The Venezuelan-born 79-year-old Herrera said she had appointed US designer Wes Gordon to take over as creative director after she takes the bow at her fall/winter 2018 fashion show at the Museum of Modern Art in Manhattan on Monday.
But if she’s waving goodbye to the runway, she insisted in an interview with The New York Times that she was not retiring. Instead she will become a global brand ambassador for her fashion label, which has a reported $1.4 billion in annual sales.
“I am so pleased Wes is now part of the Herrera House — he’s the right one for this position to further build on our great momentum,” she said in a statement.
Gordon, who studied in London, and from 2010 to 2016 presented his eponymous womenswear collection in New York, has been creative consultant at Carolina Herrera for a year.
Herrera founded her namesake fashion house in 1981, going on to dress first ladies from Jacqueline Kennedy Onassis to Michelle Obama and Melania Trump, as well as Hollywood actresses like Renee Zellweger, not to mention generations of society women.
“Fashion has changed a lot,” Herrera told the Times.
“Women dress in a very strange way. Like clowns. There is a lot of pressure to change all the time. But it’s better to wear what suits you.”
Tory Burch also knows what suits her, transforming a market space under a flyover into a field of pink carnations sprouting from springy moss, light streaming through the windows and the Chamber Orchestra of New York playing Vivaldi.
Her fall/winter 2018 collection was romantic, whimsical and partly inspired by Lee Radziwill, the 84-year-old indomitable American socialite and younger sister of Jacqueline Kennedy Onassis.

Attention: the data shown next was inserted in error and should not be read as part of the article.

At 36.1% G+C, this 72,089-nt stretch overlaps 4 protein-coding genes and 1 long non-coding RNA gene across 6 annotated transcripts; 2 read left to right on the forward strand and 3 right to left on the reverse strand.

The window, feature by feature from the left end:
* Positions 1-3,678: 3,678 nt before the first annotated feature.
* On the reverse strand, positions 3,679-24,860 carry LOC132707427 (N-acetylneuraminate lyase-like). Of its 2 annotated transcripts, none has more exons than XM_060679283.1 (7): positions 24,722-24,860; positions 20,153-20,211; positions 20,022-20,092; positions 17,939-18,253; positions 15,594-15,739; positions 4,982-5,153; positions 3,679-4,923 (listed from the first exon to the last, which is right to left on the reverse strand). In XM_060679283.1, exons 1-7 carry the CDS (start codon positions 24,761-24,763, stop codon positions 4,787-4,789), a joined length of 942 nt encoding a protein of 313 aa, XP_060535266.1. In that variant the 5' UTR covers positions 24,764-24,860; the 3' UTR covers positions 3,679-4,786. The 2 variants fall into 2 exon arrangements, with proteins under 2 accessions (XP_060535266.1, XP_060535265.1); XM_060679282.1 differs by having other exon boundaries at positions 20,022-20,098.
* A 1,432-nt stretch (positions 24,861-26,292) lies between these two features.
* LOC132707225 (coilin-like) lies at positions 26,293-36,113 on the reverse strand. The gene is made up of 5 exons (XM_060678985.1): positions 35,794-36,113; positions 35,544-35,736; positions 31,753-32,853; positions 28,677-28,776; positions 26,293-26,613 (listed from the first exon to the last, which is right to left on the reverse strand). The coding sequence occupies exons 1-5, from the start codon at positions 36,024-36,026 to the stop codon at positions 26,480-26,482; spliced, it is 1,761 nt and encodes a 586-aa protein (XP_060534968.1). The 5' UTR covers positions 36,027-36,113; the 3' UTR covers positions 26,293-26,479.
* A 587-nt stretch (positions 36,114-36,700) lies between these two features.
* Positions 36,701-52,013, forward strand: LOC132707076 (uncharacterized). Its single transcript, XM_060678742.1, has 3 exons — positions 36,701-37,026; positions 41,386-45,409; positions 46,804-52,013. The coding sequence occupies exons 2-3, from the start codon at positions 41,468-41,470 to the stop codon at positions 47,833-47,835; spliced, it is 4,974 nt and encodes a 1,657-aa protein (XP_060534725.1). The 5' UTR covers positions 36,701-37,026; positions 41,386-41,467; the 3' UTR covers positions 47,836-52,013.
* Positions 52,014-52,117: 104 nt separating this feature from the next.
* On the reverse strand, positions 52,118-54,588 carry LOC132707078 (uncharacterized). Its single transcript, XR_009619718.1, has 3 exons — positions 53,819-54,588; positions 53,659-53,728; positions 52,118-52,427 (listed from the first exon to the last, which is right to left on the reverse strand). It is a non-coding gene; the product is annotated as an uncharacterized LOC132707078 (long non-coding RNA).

And if there was a hot pink pussy bow blouse and matching skirt, any allusion to the pink pussy hats worn by women marching against the Trump administration was pure coincidence: turns out Radziwill has a hot pink couch in her Paris living room.
“I promise that wasn’t in my mind. It really wasn’t,” laughed 51-year-old Burch, worth an estimated $600 million according to Forbes.
“I’m a big supporter of women and women’s issues but that is probably not how I would demonstrate that,” she added. “I love the color and pink, we were referencing Lee Radziwill... she had a pink couch.”
But she is only too happy to see positivity blowing in the winds as the United States navigates the sexual harassment watershed.
“You can read optimism into the whole mood of the collection,” she told AFP. “That is a definite direction,” she said.
“Women’s rights is the reason I started my company... this has been ingrained in our conversation for 14 years so to see a sea change is pretty spectacular.”
Her collection showcased feminine layers mixed with classic tailoring, chintz reimagined and made modern into a floaty dress, scarf hemlines paired with clean-cut tomboy jackets and a blanket poncho reflecting the boho vibe of the label.
There was a handbag named after Lee. Colors were ivory, pale pink, green and navy, with patchworks of florals and stripes, delicate lace and organza, pointy-toed booties.
If New York Fashion Week is struggling to excite buyers and editors as big names sit out the schedule or flee to Europe, Burch is not one of those to defect.
“I love showing in New York,” she said. But she is thinking about “more seasonless dressing” — reflected in the layering, making the clothes wearable in any clime.
It’s very useful for a global business: “They’re very interested in fashion and also they’re traveling a lot,” said Burch of the Chinese client. “The China market is very important for us.”